Our survey showed that many employees who believed they had wrongful termination claims were fired for reasons that may have been unfair but weren’t illegal.
If you’ve been fired from your job and the circumstances seem unfair, you may be wondering if you can successfully sue your former employer for what’s known as “wrongful termination” and get compensated for your financial losses. Not all firings that are unfair are illegal. We recently surveyed readers who had wrongful termination claims. Here’s what we learned about the reasons they were fired—including reasons that weren’t illegal—and the outcome of their cases.
What Makes a Firing Illegal?
Overall, less than half of our readers (43%) won their wrongful termination case. Why is the percentage so low? One clear take-away from our survey: Many employees have misconceptions about what makes a termination wrongful under the law.
In general, employers don’t need a good reason—or any reason—to fire their employees, because most employment is “at will.” But federal and state laws do carve out several exceptions. For example, employers typically cannot fire at-will employees for the following reasons:
- discrimination based on a “protected characteristic,” such as race, color, national origin, religion, gender, pregnancy, disability, genetic information, or age (over 40)
- refusal to protect you from harassment based on protected characteristics
- retaliation for exercising a legal right or for reporting certain unlawful activities
- failure to provide reasonable accommodation for your disability, pregnancy, or religious beliefs
- refusal to give you time off that you’re legally entitled to take, or
- violation of an employment contract or the company’s own policies.
(Learn more about illegal reasons for firing and survey results on what types of wrongful termination claims are most successful.)
Common Reasons for Firing That Aren’t Illegal
If your former employer’s actions weren’t illegal under any of the exceptions to the at-will rule, your wrongful termination claim probably won’t go far. That can be frustrating, but it’s better to know earlier rather than later whether you have a chance of receiving any compensation for your troubles.
We asked our readers about the circumstances of their termination. Many of them—especially those who didn’t receive a settlement or award—gave several common firing reasons that don’t amount to wrongful termination under the law, even if they seem unfair or just plain wrong.
Run-of-the mill harassment or bullying. It’s a common misconception that any type of workplace harassment is illegal. However, laws that require employers to protect their employees from illegal workplace harassment apply only when you’re being targeted because of a protected characteristic. So you could have an illegal harassment claim under federal law if you were fired or forced to quit because you were subject to severe or pervasive harassment based on your gender, disability, ethnicity, or religion—and your employer didn’t deal with the situation properly, even you after filed a complaint. You might also have a claim under state law if your state protects additional characteristics, such as sexual orientation or gender identity.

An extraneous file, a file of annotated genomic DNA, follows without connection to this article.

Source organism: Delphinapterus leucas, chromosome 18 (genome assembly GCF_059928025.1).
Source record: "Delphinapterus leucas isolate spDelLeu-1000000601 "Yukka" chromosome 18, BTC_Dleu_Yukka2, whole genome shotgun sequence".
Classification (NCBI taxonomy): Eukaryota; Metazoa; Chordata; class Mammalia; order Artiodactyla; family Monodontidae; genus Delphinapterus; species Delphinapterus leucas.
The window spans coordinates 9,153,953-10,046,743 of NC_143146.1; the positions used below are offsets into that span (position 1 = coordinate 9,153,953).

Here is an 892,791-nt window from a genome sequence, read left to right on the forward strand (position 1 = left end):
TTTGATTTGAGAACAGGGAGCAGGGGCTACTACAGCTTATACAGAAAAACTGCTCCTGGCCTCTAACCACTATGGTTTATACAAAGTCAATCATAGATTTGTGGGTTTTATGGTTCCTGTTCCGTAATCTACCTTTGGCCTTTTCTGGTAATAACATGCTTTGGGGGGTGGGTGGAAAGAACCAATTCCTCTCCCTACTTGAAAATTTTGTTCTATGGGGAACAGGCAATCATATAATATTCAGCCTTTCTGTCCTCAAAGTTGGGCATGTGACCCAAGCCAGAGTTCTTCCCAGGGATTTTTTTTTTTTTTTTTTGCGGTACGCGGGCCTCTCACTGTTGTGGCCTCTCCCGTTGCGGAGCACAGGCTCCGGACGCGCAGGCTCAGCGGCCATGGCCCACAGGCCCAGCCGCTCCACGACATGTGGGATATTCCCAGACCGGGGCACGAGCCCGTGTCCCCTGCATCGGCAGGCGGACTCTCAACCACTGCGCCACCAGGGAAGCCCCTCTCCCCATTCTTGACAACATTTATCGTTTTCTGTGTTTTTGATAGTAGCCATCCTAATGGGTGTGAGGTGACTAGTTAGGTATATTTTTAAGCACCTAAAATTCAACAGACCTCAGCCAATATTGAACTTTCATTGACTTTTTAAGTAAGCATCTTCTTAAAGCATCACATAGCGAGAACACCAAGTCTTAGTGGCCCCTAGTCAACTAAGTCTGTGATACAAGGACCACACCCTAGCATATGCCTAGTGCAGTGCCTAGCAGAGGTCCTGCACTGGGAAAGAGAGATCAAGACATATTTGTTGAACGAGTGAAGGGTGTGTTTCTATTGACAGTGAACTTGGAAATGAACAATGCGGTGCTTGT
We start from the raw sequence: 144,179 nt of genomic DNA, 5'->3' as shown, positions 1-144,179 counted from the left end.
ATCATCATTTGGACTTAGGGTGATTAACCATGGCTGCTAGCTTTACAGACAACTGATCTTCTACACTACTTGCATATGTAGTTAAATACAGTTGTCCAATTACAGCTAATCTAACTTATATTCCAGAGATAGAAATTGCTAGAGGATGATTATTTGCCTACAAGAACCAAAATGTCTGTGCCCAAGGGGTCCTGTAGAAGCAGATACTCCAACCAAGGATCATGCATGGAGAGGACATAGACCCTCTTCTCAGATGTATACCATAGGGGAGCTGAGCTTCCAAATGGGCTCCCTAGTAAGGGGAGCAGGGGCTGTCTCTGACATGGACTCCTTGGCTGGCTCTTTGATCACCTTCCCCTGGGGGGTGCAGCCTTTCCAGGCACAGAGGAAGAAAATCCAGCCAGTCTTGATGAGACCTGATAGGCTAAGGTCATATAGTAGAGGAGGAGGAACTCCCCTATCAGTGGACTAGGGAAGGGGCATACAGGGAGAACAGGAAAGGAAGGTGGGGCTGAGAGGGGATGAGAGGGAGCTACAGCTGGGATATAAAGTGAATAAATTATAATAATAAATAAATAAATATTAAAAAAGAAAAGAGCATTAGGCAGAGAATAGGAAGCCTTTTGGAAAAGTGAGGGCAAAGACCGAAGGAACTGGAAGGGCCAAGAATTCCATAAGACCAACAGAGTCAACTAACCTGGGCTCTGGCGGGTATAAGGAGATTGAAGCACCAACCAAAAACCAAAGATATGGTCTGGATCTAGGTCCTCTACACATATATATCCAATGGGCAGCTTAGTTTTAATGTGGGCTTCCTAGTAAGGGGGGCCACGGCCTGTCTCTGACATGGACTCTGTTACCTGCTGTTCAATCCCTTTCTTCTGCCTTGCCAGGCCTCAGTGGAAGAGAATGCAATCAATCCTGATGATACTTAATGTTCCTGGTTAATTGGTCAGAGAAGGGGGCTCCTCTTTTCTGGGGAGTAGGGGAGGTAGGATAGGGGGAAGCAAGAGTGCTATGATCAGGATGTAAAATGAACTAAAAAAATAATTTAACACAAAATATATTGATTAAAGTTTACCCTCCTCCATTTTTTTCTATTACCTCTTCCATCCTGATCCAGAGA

But many readers told us their supervisors or coworkers bullied them because of a personality conflict or just because they didn’t like them. Unless that behavior was based on their ethnicity or another protected characteristic, they probably didn’t have a legitimate wrongful termination claim.
Favoritism or unfair treatment. Many readers told us that they were fired because their boss wanted to hire a friend or family member, or a new manager wanted a fresh start with new staff. Others spoke of being disciplined for infractions that coworkers got away with (like lateness), or being subject to requirements not applied to other employees (like having to sign a credit report authorization). Another common complaint came from readers who were wrongfully accused of misconduct. Unfortunately, unless the unfair treatment was based on a protected characteristic or there was another illegal reason behind these actions, these employees would not have a legitimate wrongful termination claim.
Absences that aren’t legally protected leave. More than half of the readers with an unsuccessful wrongful termination claim based on leave told us they were fired for taking personal leave, bereavement leave, or too much sick leave for minor or temporary illnesses. The federal Family and Medical Leave Act doesn’t protect employees who take time off for these reasons (although some states have sick leave laws, and at least one state requires bereavement leave.)
Social media posts. Some readers said they were fired for something they wrote on social media. Constitutional free speech rights don’t apply to those who work for private employers, but certain types of online speech may be protected under federal and state laws. Federal laws protect employees’ rights to communicate with each other about pay issues and workplace conditions, or to raise concerns about their employers’ illegal activity. And some states prohibit employers from disciplining employees for expressing political views. But in general, employers can legally fire employees for posting statements or pictures that could be seen as racist or sexist, or that reveal trade secrets or confidential information. (For more details, see Nolo’s article on whether employees can be fired for blogging or social media posts.)
Getting More Information
Employers often don’t tell employees the real reason they’re being let go. So if you suspect that your firing was illegal, you should talk to an employment lawyer about the circumstances around your firing. An attorney can tell you whether your employer’s actions might be illegal and whether you have a good chance of receiving compensation for your financial losses.